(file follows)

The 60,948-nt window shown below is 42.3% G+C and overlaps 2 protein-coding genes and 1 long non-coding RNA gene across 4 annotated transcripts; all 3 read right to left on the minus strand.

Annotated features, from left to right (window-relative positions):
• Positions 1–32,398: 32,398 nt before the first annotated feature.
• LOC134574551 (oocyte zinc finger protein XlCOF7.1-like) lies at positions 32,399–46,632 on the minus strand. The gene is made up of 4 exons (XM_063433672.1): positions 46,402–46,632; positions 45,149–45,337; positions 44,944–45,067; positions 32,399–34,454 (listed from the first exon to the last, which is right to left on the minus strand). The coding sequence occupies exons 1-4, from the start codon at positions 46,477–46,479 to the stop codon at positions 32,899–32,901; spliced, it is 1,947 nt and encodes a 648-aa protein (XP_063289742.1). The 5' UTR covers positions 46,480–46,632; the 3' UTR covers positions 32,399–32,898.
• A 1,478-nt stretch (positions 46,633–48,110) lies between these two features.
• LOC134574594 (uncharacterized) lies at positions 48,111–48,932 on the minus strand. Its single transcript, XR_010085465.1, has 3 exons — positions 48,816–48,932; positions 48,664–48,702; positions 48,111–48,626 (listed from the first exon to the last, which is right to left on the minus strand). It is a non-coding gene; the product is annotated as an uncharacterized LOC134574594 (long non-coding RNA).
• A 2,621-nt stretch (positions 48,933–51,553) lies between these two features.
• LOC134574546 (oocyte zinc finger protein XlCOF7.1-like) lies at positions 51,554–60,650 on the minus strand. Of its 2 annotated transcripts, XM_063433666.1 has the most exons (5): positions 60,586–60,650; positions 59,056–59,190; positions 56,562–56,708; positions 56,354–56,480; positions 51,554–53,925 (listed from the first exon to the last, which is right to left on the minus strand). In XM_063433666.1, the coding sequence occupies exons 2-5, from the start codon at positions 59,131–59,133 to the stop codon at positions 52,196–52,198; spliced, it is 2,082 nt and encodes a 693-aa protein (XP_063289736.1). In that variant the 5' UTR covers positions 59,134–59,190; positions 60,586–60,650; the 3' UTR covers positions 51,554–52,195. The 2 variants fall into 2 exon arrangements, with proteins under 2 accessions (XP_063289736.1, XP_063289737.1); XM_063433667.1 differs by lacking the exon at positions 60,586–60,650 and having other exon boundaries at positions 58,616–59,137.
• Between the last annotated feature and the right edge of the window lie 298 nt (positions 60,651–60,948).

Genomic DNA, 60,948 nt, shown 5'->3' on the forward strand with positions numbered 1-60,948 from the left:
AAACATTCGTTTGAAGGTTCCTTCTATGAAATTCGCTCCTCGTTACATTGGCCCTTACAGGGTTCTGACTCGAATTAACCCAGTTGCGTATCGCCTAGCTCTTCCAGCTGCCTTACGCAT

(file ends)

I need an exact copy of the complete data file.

The 60,948-nt window shown below is 42.3% G+C and overlaps 2 protein-coding genes and 1 long non-coding RNA gene across 4 annotated transcripts; all 3 read right to left on the minus strand.

Annotated features, from left to right (window-relative positions):
• Positions 1–32,398: 32,398 nt before the first annotated feature.
• LOC134574551 (oocyte zinc finger protein XlCOF7.1-like) lies at positions 32,399–46,632 on the minus strand. The gene is made up of 4 exons (XM_063433672.1): positions 46,402–46,632; positions 45,149–45,337; positions 44,944–45,067; positions 32,399–34,454 (listed from the first exon to the last, which is right to left on the minus strand). The coding sequence occupies exons 1-4, from the start codon at positions 46,477–46,479 to the stop codon at positions 32,899–32,901; spliced, it is 1,947 nt and encodes a 648-aa protein (XP_063289742.1). The 5' UTR covers positions 46,480–46,632; the 3' UTR covers positions 32,399–32,898.
• A 1,478-nt stretch (positions 46,633–48,110) lies between these two features.
• LOC134574594 (uncharacterized) lies at positions 48,111–48,932 on the minus strand. Its single transcript, XR_010085465.1, has 3 exons — positions 48,816–48,932; positions 48,664–48,702; positions 48,111–48,626 (listed from the first exon to the last, which is right to left on the minus strand). It is a non-coding gene; the product is annotated as an uncharacterized LOC134574594 (long non-coding RNA).
• A 2,621-nt stretch (positions 48,933–51,553) lies between these two features.
• LOC134574546 (oocyte zinc finger protein XlCOF7.1-like) lies at positions 51,554–60,650 on the minus strand. Of its 2 annotated transcripts, XM_063433666.1 has the most exons (5): positions 60,586–60,650; positions 59,056–59,190; positions 56,562–56,708; positions 56,354–56,480; positions 51,554–53,925 (listed from the first exon to the last, which is right to left on the minus strand). In XM_063433666.1, the coding sequence occupies exons 2-5, from the start codon at positions 59,131–59,133 to the stop codon at positions 52,196–52,198; spliced, it is 2,082 nt and encodes a 693-aa protein (XP_063289736.1). In that variant the 5' UTR covers positions 59,134–59,190; positions 60,586–60,650; the 3' UTR covers positions 51,554–52,195. The 2 variants fall into 2 exon arrangements, with proteins under 2 accessions (XP_063289736.1, XP_063289737.1); XM_063433667.1 differs by lacking the exon at positions 60,586–60,650 and having other exon boundaries at positions 58,616–59,137.
• Between the last annotated feature and the right edge of the window lie 298 nt (positions 60,651–60,948).

Genomic DNA, 60,948 nt, shown 5'->3' on the forward strand with positions numbered 1-60,948 from the left:
AAACATTCGTTTGAAGGTTCCTTCTATGAAATTCGCTCCTCGTTACATTGGCCCTTACAGGGTTCTGACTCGAATTAACCCAGTTGCGTATCGCCTAGCTCTTCCAGCTGCCTTACGCAT